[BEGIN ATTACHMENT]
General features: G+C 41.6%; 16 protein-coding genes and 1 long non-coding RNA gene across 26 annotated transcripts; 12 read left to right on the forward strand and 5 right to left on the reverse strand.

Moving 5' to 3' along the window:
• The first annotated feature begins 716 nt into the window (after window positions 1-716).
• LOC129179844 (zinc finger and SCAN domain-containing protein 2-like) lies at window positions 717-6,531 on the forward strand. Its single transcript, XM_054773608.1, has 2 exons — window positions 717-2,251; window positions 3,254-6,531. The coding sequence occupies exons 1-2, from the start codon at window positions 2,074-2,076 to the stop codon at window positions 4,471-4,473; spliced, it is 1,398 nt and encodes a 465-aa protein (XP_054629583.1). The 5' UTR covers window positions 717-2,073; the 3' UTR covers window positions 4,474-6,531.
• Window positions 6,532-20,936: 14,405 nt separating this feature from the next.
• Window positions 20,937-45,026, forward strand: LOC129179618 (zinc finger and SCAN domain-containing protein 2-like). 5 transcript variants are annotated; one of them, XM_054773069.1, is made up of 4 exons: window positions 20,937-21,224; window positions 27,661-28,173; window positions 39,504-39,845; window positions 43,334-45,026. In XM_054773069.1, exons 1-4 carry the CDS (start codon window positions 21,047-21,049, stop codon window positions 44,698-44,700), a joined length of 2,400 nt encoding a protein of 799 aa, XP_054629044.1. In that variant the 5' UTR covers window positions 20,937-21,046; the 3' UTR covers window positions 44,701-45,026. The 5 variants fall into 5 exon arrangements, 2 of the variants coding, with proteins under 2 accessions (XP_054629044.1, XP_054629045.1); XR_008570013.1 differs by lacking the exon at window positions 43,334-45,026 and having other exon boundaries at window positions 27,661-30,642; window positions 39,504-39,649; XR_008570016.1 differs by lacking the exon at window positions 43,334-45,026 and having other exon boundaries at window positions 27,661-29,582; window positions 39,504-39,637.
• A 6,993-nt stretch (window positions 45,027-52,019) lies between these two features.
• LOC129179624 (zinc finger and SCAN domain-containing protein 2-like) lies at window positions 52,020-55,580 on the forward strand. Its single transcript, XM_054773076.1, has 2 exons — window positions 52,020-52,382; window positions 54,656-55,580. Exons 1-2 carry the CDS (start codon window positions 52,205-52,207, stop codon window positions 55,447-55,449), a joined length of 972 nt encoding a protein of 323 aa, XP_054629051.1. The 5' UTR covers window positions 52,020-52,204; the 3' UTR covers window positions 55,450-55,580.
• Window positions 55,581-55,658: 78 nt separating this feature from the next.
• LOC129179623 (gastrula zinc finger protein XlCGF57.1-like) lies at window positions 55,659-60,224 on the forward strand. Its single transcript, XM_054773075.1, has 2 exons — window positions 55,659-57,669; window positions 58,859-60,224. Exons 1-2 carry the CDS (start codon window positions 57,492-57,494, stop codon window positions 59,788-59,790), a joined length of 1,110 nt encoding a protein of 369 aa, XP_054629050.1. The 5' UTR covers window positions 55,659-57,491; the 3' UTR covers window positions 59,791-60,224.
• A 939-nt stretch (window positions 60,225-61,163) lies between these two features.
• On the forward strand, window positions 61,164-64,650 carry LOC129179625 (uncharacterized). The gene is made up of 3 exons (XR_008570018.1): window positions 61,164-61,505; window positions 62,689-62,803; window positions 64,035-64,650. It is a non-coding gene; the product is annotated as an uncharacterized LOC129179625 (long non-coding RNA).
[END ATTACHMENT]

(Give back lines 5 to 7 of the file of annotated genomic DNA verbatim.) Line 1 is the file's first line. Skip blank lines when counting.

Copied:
• Window positions 6,532-20,936: 14,405 nt separating this feature from the next.
• Window positions 20,937-45,026, forward strand: LOC129179618 (zinc finger and SCAN domain-containing protein 2-like). 5 transcript variants are annotated; one of them, XM_054773069.1, is made up of 4 exons: window positions 20,937-21,224; window positions 27,661-28,173; window positions 39,504-39,845; window positions 43,334-45,026. In XM_054773069.1, exons 1-4 carry the CDS (start codon window positions 21,047-21,049, stop codon window positions 44,698-44,700), a joined length of 2,400 nt encoding a protein of 799 aa, XP_054629044.1. In that variant the 5' UTR covers window positions 20,937-21,046; the 3' UTR covers window positions 44,701-45,026. The 5 variants fall into 5 exon arrangements, 2 of the variants coding, with proteins under 2 accessions (XP_054629044.1, XP_054629045.1); XR_008570013.1 differs by lacking the exon at window positions 43,334-45,026 and having other exon boundaries at window positions 27,661-30,642; window positions 39,504-39,649; XR_008570016.1 differs by lacking the exon at window positions 43,334-45,026 and having other exon boundaries at window positions 27,661-29,582; window positions 39,504-39,637.
• A 6,993-nt stretch (window positions 45,027-52,019) lies between these two features.